Phenotype refers to the most active genes in a GSP, whereas genotype refers to all genes carried by a particular GSP. Some genes are “hidden” by more dominant genes and are thus “invisible.”
This study found that 75% of dogs with blue eyes had a DNA duplication near the ALX4 gene on chromosome 18. DNA duplication mutations are the results of a section of DNA being inadvertently repeated during sexual reproduction.
It is thought that this gene mutation is responsible for blue eyes in GSPs. The mutation responsible for blue eyes in GSPS is non-harmful.
Are There Blue-Eyed GSPs?
Although breeders have systematically worked to eliminate the blue-eyed gene in the GSP breeding lines, it still sometimes crops up.
Remember when I spoke about phenotype and “hidden” genes lurking in GSPs genotypes? The more dominant, brown-eyed gene “hides” the recessive gene for blue eyes.
Dominant genes always repress recessive genes, which means you need two copies of the recessive gene for the recessive gene to make a difference to your GSPs eye color.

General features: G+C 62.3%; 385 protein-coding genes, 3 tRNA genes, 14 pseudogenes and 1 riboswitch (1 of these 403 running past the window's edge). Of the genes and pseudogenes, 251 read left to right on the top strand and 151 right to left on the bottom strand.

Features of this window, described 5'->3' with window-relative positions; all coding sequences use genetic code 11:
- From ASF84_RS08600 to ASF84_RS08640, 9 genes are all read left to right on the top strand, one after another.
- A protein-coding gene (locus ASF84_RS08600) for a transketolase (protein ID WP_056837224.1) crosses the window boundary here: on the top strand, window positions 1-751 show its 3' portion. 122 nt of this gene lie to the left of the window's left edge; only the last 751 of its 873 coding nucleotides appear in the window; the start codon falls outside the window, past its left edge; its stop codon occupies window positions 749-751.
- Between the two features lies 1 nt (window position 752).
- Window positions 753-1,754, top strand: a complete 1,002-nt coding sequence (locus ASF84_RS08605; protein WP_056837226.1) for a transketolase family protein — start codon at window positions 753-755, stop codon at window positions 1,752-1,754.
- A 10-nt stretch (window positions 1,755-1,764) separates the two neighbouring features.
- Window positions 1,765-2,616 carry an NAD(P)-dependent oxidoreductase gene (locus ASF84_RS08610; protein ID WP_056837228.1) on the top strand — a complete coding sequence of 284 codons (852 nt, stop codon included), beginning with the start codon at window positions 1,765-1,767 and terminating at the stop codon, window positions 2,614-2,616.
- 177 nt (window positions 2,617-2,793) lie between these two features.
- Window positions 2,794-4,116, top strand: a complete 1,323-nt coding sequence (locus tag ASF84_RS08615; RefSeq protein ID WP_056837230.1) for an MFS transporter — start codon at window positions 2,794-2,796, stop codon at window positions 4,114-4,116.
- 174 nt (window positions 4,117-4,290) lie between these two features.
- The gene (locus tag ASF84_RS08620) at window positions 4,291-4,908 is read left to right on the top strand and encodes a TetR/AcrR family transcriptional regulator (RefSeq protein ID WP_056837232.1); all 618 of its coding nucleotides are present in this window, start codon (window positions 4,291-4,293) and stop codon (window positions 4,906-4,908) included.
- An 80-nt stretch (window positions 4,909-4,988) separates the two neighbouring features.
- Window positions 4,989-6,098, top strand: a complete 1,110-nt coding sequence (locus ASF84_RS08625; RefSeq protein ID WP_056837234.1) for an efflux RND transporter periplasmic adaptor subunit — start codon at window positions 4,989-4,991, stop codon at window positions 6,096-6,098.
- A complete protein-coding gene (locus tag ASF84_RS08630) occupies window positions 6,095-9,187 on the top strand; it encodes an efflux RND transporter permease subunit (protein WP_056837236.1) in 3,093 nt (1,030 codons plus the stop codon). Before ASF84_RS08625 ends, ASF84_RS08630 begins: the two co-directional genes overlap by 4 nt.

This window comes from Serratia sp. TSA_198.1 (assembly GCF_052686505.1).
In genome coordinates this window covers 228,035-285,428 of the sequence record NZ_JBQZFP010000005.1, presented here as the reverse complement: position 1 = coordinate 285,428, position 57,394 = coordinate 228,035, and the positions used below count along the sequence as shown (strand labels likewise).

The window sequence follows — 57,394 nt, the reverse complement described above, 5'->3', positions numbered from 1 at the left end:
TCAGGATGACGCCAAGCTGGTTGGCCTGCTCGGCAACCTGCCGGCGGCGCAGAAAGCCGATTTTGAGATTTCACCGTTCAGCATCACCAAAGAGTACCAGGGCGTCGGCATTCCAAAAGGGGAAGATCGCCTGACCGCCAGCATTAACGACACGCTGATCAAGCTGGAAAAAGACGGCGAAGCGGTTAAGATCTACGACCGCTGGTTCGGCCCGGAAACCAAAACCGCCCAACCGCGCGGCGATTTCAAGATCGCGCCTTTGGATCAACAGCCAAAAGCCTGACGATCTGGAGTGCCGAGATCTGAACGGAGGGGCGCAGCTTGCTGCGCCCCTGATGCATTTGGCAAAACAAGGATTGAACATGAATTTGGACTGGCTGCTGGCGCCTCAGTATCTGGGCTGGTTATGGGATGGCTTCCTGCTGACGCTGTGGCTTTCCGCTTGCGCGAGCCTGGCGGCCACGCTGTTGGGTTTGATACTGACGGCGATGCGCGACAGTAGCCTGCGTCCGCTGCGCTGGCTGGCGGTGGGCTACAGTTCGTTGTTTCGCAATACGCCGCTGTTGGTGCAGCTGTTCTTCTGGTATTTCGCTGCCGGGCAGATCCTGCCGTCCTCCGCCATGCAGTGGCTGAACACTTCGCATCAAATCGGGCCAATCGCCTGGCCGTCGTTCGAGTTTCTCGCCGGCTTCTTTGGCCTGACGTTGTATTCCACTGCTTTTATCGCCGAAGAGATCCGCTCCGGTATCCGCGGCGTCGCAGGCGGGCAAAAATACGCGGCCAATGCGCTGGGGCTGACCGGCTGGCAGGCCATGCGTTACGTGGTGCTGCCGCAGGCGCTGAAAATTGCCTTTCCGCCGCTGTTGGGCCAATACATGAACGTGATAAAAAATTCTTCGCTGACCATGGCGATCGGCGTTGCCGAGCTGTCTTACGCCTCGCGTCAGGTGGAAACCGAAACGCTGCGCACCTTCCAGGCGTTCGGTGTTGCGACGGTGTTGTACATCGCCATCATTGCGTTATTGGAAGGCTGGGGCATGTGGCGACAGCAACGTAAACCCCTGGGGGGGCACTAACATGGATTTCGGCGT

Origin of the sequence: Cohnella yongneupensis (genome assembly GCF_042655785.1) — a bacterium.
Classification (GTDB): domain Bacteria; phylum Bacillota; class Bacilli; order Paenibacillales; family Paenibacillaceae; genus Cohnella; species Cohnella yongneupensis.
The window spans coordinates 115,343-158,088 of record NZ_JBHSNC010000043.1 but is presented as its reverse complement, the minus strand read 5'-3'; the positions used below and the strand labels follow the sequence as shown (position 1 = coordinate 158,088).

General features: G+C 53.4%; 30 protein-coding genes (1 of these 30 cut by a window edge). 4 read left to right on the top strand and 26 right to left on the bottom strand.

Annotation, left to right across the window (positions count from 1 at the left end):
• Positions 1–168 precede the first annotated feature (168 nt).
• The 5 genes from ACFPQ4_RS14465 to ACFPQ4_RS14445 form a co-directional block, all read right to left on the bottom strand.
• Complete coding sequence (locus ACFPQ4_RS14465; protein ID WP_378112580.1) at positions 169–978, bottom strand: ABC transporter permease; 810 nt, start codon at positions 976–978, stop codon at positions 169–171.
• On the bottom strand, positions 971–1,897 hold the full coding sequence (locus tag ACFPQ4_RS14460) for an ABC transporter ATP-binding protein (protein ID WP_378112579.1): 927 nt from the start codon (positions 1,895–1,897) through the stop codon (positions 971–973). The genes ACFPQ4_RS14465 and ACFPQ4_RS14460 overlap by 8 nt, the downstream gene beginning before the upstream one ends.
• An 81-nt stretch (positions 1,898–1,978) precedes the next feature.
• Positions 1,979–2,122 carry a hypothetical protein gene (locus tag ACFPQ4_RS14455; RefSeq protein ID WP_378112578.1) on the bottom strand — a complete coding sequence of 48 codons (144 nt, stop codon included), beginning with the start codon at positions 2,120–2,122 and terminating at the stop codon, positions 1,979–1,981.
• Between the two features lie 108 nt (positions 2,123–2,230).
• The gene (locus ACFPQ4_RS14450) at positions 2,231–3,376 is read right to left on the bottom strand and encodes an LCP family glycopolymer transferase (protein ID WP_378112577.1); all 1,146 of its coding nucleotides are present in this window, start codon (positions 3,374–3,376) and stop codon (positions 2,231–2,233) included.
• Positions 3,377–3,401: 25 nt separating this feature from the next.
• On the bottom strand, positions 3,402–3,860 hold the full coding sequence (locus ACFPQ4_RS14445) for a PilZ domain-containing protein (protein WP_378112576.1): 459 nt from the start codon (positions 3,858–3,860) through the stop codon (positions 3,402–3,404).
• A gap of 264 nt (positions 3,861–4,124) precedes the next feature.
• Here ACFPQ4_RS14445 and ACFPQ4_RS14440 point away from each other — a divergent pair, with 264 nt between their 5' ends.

Thus, two brown-eyed dogs, each carrying one “hidden” blue-eyed gene, can have a blue-eyed GSP puppy if mated together. The blue-eyed GSP puppy will be homozygous (.i.e., having two copies of the blue-eyed gene) for blue eyes.
How Do Blue Eyes Differ From Brown Eyes In GSPs?
Pigments are the chemicals responsible for changing the color of your GSPs coat, skin, and eyes. Only one type of pigment is found in the eyes, and this pigment is BROWN melanin.
There is no true blue or cyan pigment found in the iris of blue-eyed dogs.
The amount of melanin present in the iris of the eye determines the color. The more melanin present, the darker brown the iris; the less melanin present, the lighter the iris color.
Blue-eyed GSPs have the lowest amount of melanin in their eyes compared to dogs with chocolate brown and topaz yellow eyes.
The lack of pigment causes the shorter wavelengths of light to be scattered while longer wavelengths are absorbed. The scattering of light waves causes the eyes to appear blue in the same way the sky and ocean appear blue.
What Health Issues Are Associated With Blue-Eyed GSPs?
GSPs with blue eyes are typically as healthy as their brown-eyed counterparts. The most significant difference between non-pathological blue eyes and brown eyes is their light sensitivity.